[Fucked by the System, 527 words, Genre: Mental Health]

* Image courtesy of Dirk de Bruyn

Edward had been diagnosed with schizophrenia. No tests had been conducted in this diagnosis. Just three people had come together, looked at him and said that he had schizophrenia. If this was some sort of medical test, then it was a poorly constructed test at that. A truthful or accurate test would be to have an MRI scan conducted, if, in fact, he did have schizophrenia. An MRI test would have shown that a chemical imbalance was apparent and from that information they could conduce a diagnosis of schizophrenia. But this had never been done. All that had been done was three people gathered in a room and called him a name. And now that he had been diagnosed with schizophrenia, he thought he had schizophrenia and because he thought he had schizophrenia, he was somewhat limited on the cans and cannots of contemporary living. Now, the world and human nature had meant to evolve a long way since the discoveries of mental illnesses.

And it had evolved. That was; corporations, businesses and other institutions of power had evolved to take advantage of people who had been diagnosed with a mental illness. That meant that if you had received a diagnosis of a mental illness. Then you were fucked. And Edward was fucked. Fucked by his upbringing, fucked by false friends, fucked by the places where he had worked and fucked by the system. And not the good kind of being fucked either. The kind of fucked where a pipe, used for septic tanks, is inserted into your anus and then they send a swarm of gerbils down the thing, then the gerbils crawl up into your insides and eat you from the inside-out.

Now people were telling Edward to be positive. Just be positive and things will get better. And in a way he was positive; positively fucked. He had thought he could escape the diagnosis by moving overseas. But that was impossible, he found out, as he came to realise that other cultures were just as opposed to working with those diagnosed with a mental illness as those in his home country. He found out that due to his diagnosis of a mental illness, he was unable to work in any vocational equivalent to that in which he desired to.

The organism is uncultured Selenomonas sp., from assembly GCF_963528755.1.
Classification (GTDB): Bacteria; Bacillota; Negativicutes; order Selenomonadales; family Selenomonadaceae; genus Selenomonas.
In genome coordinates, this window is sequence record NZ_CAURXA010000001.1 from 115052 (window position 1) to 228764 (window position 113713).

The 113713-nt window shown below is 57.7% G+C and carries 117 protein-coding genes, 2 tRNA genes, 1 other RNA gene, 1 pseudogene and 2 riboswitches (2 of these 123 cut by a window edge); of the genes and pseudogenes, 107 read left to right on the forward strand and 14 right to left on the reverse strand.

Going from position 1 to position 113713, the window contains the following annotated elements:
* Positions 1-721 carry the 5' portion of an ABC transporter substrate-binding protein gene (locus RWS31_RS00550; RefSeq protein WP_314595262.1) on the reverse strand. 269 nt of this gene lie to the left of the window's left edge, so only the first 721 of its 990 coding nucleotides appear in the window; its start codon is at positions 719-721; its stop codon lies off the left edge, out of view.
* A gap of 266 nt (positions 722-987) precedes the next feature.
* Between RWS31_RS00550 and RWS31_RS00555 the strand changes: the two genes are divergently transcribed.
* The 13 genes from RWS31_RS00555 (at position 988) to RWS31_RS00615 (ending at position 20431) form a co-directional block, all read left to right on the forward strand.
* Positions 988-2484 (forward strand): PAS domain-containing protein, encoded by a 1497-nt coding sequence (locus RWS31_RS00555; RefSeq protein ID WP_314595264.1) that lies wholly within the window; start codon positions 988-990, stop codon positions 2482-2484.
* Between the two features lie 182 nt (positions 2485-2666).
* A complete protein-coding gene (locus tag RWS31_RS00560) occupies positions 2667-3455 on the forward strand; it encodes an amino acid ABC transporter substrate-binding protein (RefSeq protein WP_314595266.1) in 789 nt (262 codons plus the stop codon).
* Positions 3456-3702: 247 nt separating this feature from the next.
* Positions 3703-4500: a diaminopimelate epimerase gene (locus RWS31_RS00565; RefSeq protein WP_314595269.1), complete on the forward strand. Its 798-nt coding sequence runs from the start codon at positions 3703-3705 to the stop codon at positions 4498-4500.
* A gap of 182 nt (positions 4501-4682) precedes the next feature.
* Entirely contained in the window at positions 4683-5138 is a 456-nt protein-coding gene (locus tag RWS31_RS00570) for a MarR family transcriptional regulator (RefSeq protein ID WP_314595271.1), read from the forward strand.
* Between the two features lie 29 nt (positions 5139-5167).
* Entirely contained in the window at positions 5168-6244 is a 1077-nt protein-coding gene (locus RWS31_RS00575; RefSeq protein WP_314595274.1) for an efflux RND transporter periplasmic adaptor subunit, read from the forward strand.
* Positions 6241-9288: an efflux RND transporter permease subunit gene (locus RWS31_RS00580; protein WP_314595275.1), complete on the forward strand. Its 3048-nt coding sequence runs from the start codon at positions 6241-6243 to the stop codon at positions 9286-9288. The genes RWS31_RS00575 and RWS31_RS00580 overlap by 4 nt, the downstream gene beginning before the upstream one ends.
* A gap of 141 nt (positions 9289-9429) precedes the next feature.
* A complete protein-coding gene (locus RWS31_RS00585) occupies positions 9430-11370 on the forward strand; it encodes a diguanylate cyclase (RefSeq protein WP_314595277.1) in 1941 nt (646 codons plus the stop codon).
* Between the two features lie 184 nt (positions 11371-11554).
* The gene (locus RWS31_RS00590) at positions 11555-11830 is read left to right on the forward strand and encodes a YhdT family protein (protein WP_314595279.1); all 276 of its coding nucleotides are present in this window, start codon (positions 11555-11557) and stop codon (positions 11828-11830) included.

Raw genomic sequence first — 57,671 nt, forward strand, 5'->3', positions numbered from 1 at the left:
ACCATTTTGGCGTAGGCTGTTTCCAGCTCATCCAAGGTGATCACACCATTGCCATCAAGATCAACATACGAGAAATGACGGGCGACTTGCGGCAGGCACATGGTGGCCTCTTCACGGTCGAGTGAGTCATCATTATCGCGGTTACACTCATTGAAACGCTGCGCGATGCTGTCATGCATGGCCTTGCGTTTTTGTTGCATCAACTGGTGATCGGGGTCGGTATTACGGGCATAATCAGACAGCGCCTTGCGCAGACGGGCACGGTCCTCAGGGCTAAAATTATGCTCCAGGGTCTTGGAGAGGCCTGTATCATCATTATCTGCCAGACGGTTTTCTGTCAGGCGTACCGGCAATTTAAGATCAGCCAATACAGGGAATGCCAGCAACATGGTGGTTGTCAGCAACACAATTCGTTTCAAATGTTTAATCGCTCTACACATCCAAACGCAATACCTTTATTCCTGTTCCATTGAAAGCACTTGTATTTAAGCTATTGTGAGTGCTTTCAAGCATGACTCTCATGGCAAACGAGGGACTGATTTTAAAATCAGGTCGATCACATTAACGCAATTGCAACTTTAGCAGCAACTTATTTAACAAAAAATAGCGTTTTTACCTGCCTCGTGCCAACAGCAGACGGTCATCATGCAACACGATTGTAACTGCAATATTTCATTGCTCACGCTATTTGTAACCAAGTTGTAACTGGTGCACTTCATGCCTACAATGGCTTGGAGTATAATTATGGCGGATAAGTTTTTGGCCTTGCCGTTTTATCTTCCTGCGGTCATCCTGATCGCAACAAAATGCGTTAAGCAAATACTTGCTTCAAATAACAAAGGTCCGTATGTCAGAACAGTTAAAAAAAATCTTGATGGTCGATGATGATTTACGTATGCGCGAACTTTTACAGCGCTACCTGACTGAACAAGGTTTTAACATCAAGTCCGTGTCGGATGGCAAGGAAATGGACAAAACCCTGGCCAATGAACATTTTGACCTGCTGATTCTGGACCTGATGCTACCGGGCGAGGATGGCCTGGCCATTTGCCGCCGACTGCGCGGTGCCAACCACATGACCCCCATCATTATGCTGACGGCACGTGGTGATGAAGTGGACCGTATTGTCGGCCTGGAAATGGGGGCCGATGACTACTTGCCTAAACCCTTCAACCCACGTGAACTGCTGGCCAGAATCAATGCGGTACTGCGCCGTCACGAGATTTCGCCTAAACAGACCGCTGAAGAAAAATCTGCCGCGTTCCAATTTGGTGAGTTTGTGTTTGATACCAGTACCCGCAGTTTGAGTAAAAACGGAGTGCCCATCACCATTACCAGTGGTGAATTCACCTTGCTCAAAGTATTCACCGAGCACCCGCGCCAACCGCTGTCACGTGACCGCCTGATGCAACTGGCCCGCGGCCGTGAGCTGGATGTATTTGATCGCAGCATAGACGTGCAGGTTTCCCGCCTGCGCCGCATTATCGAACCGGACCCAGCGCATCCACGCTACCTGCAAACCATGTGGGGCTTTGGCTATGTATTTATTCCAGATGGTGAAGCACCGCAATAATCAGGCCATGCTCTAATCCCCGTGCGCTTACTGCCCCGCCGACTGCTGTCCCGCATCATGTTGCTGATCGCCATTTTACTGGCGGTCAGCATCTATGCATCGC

But in contrast to opposition. That is to say, he had something to prove, and what he had to prove was this. He had already been discounted by one institution of education upon admission of the medication he took. So he signed up for another course. One in which he could complete online. The online course was globally recognised, so he believed by doing this he would be making a point of his capabilities.

He did not resent those of the country that he had travelled to. It was just the way the country was. You could not hold them culpable for the range of neglect he had been treated with in his home country. This was another matchstick in a barn made of matchsticks.

The only idea that gave him peace was the idea that, one day, the barn would be engulfed in flames.


Arie de Bruyn Born in Sandringham, Melbourne, Victoria (Australia) on the 15th January 1987. Son of Alison and Dirk de Bruyn. Youngest sibling to Kees and Abram de Bruyn. Diagnosed with schizophrenia at the age of 22. Holds a bachelor degree from Deakin University in Arts (Media & Communication). Attended several high schools. Has lived and worked internationally in New Delhi, India; and Thailand. Currently resides in Geelong, Victoria, Australia. Written several books and self-published them (Check out products and downloads page). Works jobs to earn himself a livable wage. contact: firstofkin@hotmail.com twitter: @firstofkin

Leave a Reply

Fill in your details below or click an icon to log in:

WordPress.com Logo

You are commenting using your WordPress.com account. Log Out /  Change )

Google photo

You are commenting using your Google account. Log Out /  Change )

Twitter picture

You are commenting using your Twitter account. Log Out /  Change )

Facebook photo

You are commenting using your Facebook account. Log Out /  Change )

Connecting to %s

%d bloggers like this: